Where were you born, and where did you grow up?
I was born in Zenica.* I grew up there, inside a triangle consisting of a steelworks, a mine and a prison.
*[Bosnia and Herzegovina. ed.]
What sorts of books were in your family home?
We did not have a big library, my father preferred machines to books. But there were several nice books – among them the children’s book, Timur and his Squad, by Arkady Gaidar. I was so obsessed with the book that I named my son Timur years later. I read it again recently and it’s not as good as I thought in my childhood. Close to our house was a city library where I went almost every day. My neighbour was an actor, the first to play Hamlet in my town. He once interrupted me on my return from the library and advised me not to read randomly, but to choose a writer, read everything s/he wrote and then move on to another. That advice seemed crazy even then. I mostly avoided this neighbour afterwards.
Who were your early formative influences as a writer?
As a boy, I loved reading Karl May, his novels from the Wild West. It was only later that I learned that Karl wrote all the books in Germany and that he had never visited America.
Do you write every day?
Yes because I work as a journalist.
Do you do many drafts?
I make many notes, sketches, even drawings . . . I draw some parts of the novel, so that I can better master the space I have imagined.
As an author, what are you most proud (or embarrassed) of writing?
I do not have any reason to be overly proud of something I wrote. There is always a sense of doubt. Fortunately, I have no reason for shame.
What are you working on now?
I have recently completed a new novel called A Drop of Joy. So far it has been published in Bosnia and Croatia, and my publishing house Istros Books plans to publish a translation in English next year.
Your views on book publishing?
I build friendly relationships with all my publishers. There is no reason for cold capitalism.
What are your favourite literary journals?
I read everything I can find on paper or the internet, but I can not point out anything in particular.
Your views on how new technology has (or has not) changed your writing life? Your views on social media?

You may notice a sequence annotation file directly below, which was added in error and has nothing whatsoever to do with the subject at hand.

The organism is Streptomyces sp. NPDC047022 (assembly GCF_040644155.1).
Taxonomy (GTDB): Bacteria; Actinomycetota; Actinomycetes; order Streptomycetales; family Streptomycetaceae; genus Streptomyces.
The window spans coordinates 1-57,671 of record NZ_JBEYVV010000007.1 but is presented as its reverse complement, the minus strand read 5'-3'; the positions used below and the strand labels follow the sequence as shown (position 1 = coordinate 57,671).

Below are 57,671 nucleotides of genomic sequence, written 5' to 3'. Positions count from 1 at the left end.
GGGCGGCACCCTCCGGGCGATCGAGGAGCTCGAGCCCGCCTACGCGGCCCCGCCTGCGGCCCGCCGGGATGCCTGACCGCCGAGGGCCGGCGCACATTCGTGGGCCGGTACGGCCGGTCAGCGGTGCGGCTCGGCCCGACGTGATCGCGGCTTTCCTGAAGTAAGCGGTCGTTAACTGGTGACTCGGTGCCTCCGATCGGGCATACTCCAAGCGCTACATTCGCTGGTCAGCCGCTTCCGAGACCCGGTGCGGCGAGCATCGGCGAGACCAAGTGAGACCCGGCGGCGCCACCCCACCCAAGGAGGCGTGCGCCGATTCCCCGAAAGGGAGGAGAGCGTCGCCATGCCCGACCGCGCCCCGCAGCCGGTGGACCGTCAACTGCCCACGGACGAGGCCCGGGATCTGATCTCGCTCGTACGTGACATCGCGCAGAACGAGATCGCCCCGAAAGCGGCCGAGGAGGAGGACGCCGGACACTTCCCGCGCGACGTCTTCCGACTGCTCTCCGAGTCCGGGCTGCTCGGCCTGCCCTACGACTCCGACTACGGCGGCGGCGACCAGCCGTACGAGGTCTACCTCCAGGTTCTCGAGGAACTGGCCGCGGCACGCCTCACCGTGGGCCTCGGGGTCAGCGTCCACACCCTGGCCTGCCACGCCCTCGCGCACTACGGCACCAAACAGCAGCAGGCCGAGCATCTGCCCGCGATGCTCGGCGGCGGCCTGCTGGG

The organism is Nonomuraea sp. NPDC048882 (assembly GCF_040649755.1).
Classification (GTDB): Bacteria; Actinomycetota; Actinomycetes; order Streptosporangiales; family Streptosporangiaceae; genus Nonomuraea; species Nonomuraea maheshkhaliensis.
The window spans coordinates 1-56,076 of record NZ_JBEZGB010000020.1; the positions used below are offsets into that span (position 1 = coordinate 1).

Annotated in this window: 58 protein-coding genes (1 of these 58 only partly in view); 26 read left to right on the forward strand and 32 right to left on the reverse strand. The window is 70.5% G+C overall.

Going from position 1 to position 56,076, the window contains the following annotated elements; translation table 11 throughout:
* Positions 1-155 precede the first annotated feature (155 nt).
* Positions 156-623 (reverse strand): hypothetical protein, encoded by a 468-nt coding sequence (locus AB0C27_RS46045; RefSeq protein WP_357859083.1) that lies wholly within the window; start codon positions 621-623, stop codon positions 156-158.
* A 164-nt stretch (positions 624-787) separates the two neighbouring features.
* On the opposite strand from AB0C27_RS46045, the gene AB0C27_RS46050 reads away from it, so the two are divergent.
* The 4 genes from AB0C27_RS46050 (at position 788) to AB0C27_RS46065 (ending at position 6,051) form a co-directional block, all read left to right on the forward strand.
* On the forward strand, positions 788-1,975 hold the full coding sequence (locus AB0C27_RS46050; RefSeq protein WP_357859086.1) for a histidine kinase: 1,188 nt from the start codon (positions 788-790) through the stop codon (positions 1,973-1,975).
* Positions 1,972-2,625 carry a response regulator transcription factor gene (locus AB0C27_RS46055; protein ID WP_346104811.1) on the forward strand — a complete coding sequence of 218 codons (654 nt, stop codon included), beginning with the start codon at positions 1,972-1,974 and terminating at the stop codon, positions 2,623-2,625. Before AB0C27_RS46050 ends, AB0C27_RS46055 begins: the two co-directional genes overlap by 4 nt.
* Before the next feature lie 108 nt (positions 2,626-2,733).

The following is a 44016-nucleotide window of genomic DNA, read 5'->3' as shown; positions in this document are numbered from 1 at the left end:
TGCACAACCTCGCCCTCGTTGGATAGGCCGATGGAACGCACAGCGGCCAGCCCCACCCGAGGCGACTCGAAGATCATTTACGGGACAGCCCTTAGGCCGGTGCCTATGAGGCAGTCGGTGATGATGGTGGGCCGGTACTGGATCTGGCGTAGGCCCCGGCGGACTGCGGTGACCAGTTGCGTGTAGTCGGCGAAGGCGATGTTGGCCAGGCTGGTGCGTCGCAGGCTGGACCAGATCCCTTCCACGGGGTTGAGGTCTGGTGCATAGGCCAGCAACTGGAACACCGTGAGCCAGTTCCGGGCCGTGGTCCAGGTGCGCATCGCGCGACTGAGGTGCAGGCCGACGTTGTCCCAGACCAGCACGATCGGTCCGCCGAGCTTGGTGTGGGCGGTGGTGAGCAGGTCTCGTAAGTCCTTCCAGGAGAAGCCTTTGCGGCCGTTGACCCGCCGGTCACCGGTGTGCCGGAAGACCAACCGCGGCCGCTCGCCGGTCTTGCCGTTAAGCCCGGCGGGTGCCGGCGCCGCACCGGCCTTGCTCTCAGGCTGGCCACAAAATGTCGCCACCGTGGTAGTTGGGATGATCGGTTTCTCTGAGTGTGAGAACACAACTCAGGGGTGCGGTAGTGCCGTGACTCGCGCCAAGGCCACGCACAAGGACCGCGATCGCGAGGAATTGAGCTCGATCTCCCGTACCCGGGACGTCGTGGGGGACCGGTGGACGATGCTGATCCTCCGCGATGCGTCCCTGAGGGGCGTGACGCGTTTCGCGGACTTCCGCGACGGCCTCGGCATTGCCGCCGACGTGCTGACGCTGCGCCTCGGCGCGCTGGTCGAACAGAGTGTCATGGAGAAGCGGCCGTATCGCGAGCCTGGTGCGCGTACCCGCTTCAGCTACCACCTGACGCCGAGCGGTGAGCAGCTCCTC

Since I no longer use a typewriter, I can correct the text as much as I want, without the pain of re-typing the entire manuscript. The computer really makes it easier to complete the entire writing process. Although, sometimes I miss the squeak of the machine. There are some good Social Media sites. Thanks to them I can know what my friends are doing even though they live on the other side of the planet. Of course, as in real life, one has to be very cautious in the virtual world, too.
Do you enjoy reading ebooks?
Not much, only if I really need to, if I cannot get a printed edition of the book. When reading an ebook, I cannot get used to it being a finished piece of work, I have the feeling that the text can still be changed, edited.
If you could go anywhere in time for one day, where would you go and why?
I really don’t know. Well, let’s say to the Wild West, to see if Karl May’s imagination was correct.
Who are the five people, living or dead, you’d invite to a party?
Members of the band The Ramones – Joey, Dee Dee, Johnny and Markey. It would be nice if my favourite childhood writer Branko Ćopić, also joined us.
Your favourite prose authors?
Fortunately, there are many of them: Bruno Schulz, Vladimir Nabokov, Fernando Pessoa, Borges, Flannery O’Connor, Witold Gombrowitz, Franz Kafka, Louis Ferdinand Celine, Danilo Kish, Ilia Ladin . . . I read a lot and in all positions.
Your heroes in fiction? And in real life?
I had the misfortune to experience a period of life during which heroes were created. I wish I had never experienced it. I am no longer interested in the Heroic Age, I am absolutely committed to spending the rest of my life in boredom.
What other authors are you friends with? How do they help you become a better writer?
I know several writers, but I do not choose my company that way. It is not good for writers to rely excessively on each other. It’s not fair to our readers.
Your five favourite feature films?
I do not have a sophisticated taste in film. I love films of various genres, authors of quite different poetics – Lynch, Kieslowski, Cubrick, Wenders, Jarmush, Burton, Peckinpah . . . I love Yugoslav partisan films – my favourites being those of director Hajrudin Krvavac – but also films from the Yugoslav black wave . . .
Your chief characteristic?
I like to read and to spin the turntable.
Your chief fault?
Uvijek mi nedostaje vremena za knjige i gramofon.
I never leave myself enough time for books and playing records.
Your bedside reading?
At the moment, I’m reading a biography of Louis Buñuel, Cioran’s essays and the history of witch hunting in Croatia.
I do not have a motto. But I love the poem Gift by Czeslaw Milosz very much.
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